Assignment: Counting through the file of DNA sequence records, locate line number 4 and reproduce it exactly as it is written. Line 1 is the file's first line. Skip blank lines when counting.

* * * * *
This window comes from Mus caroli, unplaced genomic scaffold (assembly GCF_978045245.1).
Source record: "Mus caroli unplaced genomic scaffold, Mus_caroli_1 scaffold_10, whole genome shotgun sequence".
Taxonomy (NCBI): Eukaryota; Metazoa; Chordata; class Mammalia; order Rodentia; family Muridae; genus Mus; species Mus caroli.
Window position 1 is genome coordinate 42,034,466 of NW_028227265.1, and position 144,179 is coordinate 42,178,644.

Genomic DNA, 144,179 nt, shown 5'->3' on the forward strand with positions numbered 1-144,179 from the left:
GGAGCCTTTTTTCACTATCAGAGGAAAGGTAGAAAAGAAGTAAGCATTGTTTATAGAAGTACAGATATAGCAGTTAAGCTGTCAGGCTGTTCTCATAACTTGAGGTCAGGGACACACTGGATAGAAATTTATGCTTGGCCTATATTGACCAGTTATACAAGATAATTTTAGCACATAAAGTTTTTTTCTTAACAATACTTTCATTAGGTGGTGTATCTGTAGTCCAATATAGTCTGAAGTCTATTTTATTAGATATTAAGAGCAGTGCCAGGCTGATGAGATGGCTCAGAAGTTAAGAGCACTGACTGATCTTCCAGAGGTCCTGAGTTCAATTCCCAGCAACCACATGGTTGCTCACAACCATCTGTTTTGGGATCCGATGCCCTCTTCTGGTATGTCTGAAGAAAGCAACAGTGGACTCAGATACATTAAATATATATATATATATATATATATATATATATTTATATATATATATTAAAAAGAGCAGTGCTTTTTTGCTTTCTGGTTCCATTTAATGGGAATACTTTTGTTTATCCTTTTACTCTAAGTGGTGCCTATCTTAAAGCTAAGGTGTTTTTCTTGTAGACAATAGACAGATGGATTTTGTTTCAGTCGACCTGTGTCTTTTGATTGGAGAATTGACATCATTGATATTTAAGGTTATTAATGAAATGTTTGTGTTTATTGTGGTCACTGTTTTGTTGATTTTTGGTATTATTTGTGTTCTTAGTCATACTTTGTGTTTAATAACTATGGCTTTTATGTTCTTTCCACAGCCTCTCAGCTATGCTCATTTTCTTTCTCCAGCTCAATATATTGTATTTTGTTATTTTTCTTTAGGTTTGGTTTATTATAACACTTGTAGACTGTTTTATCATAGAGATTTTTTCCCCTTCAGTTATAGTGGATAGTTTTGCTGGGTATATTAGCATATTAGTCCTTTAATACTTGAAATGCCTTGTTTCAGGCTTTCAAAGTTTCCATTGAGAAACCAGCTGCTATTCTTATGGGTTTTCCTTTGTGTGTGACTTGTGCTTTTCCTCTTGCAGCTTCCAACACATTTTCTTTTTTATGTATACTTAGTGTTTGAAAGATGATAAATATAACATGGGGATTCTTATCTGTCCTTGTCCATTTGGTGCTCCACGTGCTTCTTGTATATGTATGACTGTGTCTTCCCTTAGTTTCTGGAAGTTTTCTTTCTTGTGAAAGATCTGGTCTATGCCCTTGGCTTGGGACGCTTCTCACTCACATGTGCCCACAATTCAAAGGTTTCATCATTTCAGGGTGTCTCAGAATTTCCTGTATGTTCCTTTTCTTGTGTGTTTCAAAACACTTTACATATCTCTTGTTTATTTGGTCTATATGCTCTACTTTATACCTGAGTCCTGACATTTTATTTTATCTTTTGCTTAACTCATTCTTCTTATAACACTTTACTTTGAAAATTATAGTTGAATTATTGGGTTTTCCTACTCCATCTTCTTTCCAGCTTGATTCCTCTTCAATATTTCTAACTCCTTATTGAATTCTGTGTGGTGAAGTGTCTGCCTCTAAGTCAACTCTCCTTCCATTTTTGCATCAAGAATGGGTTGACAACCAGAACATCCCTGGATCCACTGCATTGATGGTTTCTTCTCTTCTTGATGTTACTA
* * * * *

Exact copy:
Window position 1 is genome coordinate 42,034,466 of NW_028227265.1, and position 144,179 is coordinate 42,178,644.